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Returning to movie screens a full generation after its initial 1985 theatrical run, Claude Lanzmann's Shoah has in many ways become obscured by its reputation. Whether or not you've ever seen a frame of the film, you probably know of its monumental length (nine and a half hours), grave subject (the systematic extermination of European Jewry) and value as a historic document of witness (landmark). It has come to serve as a solemn metaphor for remembrance, as well as for butt-numbing endurance.
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From the very outset, the film was subject to extra-theatrical debate, hyperbole and misunderstanding, trailed by Polish nationalist gripes and greeted Stateside by a Pauline Kael–size backlash ("a long moan," from an anti-gentile paranoid, was her bewildering angle). Steven Spielberg muddied matters by naming his very different project of filmed witness the Shoah Foundation; Jean-Luc Godard has spent the past two decades dialectically shadowboxing with Lanzmann's decision to omit historical footage; and a Holocaust industry, which The Village Voice's J. Hoberman ruefully dubbed "Shoah business," continues to flood screens with all manner of death-camp entertainment.
But to talk of Shoah only in terms of moral compulsion or epic length is to miss the multitude of Lanzmann's decisions, his shot-by-shot brilliance — from revelatory tracks and pans to dramatically self-contained long takes — and dauntless commitment to crafting history as a totalizing work of cinema. Inside a major narrative are minor movements, poetic repetitions and an allegorical frame that begins with a vision of the mythical River Styx and ends with a Lumière-like train advancing, freighting the unthinkable.
"From the very beginning," Lanzmann told me during a recent visit to New York, "I thought only about cinema." The director's much-discussed decision not to use archival footage, to restrict his scope to testimonies obtained personally and to shots of vacated postwar landscapes, served as a kind of gauntlet for subsequent artistic considerations of the Holocaust. In Shoah, history is recounted, imagined, retraced, summoned. We don't ever see what the calamity looked like, never even see snapshots, but, rather, recognize its reflection on every subject we meet — be they survivors, accomplices or bystanders.
As Hoberman wrote in the Voice, the film "compels you to imagine the unimaginable." Without archival material, the entirety of what's seen and heard was Lanzmann's to construct.
"Shoah is a pure creation," Lanzmann says. "There was nothing to film. There was only the nothingness."
For a key sequence shot at the train station in Treblinka, he worked with what could be called historically appropriate props, re-enacting, in a sense, the passage of a death train to its terminal destination. "I had to invent the scene," he says. "To hire the locomotive and find this locomotive driver. To create this. It was one of the reasons why I've said that Shoah is hardly a documentary. The categorization between fiction and documentary is completely blurred."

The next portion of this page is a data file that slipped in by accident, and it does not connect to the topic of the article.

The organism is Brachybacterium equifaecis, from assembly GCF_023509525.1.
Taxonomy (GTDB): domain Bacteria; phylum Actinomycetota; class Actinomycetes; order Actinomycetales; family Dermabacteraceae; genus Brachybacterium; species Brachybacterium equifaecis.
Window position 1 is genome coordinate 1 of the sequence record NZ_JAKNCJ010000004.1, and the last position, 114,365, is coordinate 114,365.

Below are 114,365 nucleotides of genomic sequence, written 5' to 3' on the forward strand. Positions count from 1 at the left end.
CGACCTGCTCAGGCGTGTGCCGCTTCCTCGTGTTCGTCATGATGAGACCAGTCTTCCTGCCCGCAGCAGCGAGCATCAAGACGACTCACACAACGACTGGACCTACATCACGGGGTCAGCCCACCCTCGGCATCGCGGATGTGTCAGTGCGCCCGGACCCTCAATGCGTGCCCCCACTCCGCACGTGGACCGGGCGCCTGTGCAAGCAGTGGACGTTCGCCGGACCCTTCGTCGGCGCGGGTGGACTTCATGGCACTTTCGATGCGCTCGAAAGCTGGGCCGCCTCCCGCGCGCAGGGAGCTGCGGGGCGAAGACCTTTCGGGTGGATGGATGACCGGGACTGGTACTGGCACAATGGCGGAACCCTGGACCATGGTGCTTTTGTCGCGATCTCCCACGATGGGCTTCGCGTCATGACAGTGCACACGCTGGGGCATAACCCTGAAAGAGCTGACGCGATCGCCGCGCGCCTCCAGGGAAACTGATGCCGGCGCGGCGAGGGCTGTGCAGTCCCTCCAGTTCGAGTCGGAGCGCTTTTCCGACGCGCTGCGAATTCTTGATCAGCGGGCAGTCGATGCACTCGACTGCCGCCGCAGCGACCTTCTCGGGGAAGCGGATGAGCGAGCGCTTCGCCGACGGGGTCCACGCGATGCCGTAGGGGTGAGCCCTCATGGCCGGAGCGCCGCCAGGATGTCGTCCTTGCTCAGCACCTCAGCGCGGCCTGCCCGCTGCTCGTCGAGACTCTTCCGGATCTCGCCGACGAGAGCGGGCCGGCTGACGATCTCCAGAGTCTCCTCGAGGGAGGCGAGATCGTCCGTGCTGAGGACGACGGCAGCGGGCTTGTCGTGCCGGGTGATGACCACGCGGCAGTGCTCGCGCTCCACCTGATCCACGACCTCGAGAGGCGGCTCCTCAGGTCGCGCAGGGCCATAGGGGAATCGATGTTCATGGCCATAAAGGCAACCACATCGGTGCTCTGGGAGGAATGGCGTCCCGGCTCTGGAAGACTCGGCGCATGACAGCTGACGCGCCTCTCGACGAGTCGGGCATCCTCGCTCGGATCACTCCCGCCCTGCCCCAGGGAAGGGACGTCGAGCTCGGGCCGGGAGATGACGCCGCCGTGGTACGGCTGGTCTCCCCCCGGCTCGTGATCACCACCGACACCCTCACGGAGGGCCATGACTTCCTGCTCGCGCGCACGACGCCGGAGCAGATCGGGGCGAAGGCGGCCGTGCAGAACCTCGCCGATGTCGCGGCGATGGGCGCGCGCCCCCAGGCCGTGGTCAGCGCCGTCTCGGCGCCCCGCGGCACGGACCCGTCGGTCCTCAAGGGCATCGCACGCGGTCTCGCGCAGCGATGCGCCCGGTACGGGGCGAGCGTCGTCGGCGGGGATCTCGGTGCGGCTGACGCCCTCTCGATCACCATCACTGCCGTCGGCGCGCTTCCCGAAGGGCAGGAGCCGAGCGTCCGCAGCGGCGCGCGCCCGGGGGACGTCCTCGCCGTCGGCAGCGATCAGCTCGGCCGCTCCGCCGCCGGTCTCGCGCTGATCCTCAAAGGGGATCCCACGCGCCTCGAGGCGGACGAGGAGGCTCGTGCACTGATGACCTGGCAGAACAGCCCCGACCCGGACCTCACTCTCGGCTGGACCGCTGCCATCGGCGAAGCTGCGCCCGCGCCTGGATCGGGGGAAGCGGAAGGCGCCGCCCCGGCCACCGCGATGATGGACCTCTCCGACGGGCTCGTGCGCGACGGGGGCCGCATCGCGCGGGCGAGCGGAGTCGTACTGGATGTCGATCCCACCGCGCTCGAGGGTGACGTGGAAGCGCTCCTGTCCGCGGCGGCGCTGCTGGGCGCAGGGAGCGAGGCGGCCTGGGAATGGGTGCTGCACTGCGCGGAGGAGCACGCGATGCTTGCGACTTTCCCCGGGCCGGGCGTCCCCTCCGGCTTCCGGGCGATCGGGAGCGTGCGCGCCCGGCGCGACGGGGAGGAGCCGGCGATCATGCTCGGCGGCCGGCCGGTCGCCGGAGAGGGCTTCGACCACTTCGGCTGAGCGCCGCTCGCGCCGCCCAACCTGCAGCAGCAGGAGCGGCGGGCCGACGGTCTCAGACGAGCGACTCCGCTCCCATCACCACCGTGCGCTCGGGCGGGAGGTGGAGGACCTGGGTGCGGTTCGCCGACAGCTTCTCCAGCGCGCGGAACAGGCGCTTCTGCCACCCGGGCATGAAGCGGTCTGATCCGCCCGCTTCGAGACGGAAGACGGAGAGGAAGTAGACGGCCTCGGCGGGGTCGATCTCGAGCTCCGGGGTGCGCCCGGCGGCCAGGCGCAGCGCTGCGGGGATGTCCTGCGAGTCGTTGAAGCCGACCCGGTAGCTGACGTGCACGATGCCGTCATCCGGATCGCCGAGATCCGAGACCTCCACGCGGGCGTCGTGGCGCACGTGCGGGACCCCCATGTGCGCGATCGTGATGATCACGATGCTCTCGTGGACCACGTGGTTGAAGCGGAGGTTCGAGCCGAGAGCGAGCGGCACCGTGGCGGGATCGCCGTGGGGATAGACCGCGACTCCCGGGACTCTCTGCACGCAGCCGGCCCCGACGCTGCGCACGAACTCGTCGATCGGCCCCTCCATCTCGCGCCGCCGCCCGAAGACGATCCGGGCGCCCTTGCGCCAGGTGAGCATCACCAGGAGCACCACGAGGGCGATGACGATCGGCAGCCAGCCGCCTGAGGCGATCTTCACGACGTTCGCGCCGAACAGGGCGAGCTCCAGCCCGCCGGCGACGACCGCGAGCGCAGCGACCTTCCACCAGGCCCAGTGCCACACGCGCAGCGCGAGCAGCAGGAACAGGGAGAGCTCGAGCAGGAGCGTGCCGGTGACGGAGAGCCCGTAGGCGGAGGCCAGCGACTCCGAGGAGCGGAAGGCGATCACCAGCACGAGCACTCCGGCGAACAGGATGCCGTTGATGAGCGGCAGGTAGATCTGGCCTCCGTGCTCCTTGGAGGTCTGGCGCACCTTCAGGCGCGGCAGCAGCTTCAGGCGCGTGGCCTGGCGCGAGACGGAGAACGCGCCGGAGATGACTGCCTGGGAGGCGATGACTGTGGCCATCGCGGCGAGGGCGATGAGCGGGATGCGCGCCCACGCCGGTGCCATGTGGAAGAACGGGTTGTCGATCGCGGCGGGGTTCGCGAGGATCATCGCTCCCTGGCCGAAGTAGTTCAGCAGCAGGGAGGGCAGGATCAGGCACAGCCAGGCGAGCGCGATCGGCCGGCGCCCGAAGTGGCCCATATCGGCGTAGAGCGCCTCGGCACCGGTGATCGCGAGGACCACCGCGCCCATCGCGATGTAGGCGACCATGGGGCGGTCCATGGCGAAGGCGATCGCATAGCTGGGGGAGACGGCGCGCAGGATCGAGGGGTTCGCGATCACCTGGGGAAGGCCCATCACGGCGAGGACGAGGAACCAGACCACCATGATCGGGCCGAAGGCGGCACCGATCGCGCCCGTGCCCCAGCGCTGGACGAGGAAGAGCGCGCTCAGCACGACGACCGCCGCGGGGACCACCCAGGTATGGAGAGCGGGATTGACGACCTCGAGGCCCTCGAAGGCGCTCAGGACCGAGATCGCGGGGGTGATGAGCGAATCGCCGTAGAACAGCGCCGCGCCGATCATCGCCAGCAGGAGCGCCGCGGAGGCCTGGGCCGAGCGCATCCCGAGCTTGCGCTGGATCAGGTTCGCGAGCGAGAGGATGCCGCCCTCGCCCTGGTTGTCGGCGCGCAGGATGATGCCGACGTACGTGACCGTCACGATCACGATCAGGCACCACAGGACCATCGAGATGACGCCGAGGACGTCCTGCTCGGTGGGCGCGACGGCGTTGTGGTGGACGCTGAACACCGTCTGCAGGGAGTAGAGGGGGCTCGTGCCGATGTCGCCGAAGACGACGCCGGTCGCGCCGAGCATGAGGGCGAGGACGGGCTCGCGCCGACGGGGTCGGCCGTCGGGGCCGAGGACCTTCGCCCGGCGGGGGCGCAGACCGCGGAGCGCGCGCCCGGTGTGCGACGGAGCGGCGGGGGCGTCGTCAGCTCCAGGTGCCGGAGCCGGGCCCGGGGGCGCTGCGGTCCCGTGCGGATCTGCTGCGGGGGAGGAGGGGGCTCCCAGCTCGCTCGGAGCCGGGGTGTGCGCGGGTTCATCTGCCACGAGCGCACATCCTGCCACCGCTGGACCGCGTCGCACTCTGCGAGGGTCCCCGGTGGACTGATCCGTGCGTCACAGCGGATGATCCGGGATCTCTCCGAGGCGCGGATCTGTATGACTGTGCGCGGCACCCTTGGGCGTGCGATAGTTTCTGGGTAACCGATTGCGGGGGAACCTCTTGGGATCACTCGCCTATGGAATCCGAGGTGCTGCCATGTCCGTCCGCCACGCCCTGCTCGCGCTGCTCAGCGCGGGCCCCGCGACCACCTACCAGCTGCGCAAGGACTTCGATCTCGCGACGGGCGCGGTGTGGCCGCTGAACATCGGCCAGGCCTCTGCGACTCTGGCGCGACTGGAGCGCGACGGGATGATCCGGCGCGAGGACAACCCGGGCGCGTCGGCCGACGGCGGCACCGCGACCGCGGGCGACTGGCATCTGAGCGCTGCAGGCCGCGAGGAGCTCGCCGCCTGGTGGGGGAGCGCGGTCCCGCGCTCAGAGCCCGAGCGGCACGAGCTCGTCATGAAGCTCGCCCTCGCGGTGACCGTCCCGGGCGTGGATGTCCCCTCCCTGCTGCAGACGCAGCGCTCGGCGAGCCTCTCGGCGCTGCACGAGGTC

Indeed, even mentioning the D-word makes the 85-year-old philosopher, journalist and former French Resistance fighter ornery. "When I hear you use the word documentary," he says, a slight smile creeping up his totemic visage, "I would like to take out a pistol, yes."
Unlike his discursive film, he tends toward declaration, with the impact of his words perhaps taking precedence over their supportability. One can debate the definition or even the need for the "documentary" distinction, but if such a category exists, Shoah certainly belongs to it, and Lanzmann, employing the patience of cinema verité, the interrogative gaze of Errol Morris, and even the righteous ambush tactics of a Michael Moore, is a preeminent documentarian.
What ultimately matters is that artistic methods were employed to serve irrefutable facts. His pursuit of historical exactitude — on camera, he demands that every statistic, every minute detail be described in full — in a sense freed him, both on location and in the editing studio. "There was no conflict," he says, between his obligations to the subject matter and his aesthetic design. "I constantly had to choose art."
What distinguishes Shoah from most of the films about the Holocaust that followed is its refusal to turn away from the irreconcilable fact of mass extermination. Jewish survivors are interviewed but not about their survival. They haven't prevailed over death — they are witnesses to it.
"There is an obsession with survivors," Lanzmann says, referring to the Hollywoodization of the Holocaust, as well as to a particularly American preference for happy endings and Christian redemption. "Schindler's List, Saving Private Ryan and all that. Shoah is not a film about survival. It is a film about death. Not one [of the film's survivors] should have been able to survive, because they were all sentenced to death."
And in this sense, Lanzmann's narrative functions very much like a ghost story. "I always said that the Jewish protagonists of Shoah should not be called survivors but revenant — in French, meaning returned from the dead, phantoms, ghosts."
For nine and a half hours, Shoah is a record of what's missing. From the overgrown fields and rocky monuments at Treblinka and the snowcapped piles of rubble of Birkenau to the outlines of Warsaw Ghetto flats long leveled, the camera stares at a vacancy. The Nazis succeeded in cleansing these regions of Jews, and Lanzmann won't let us turn from this truth.
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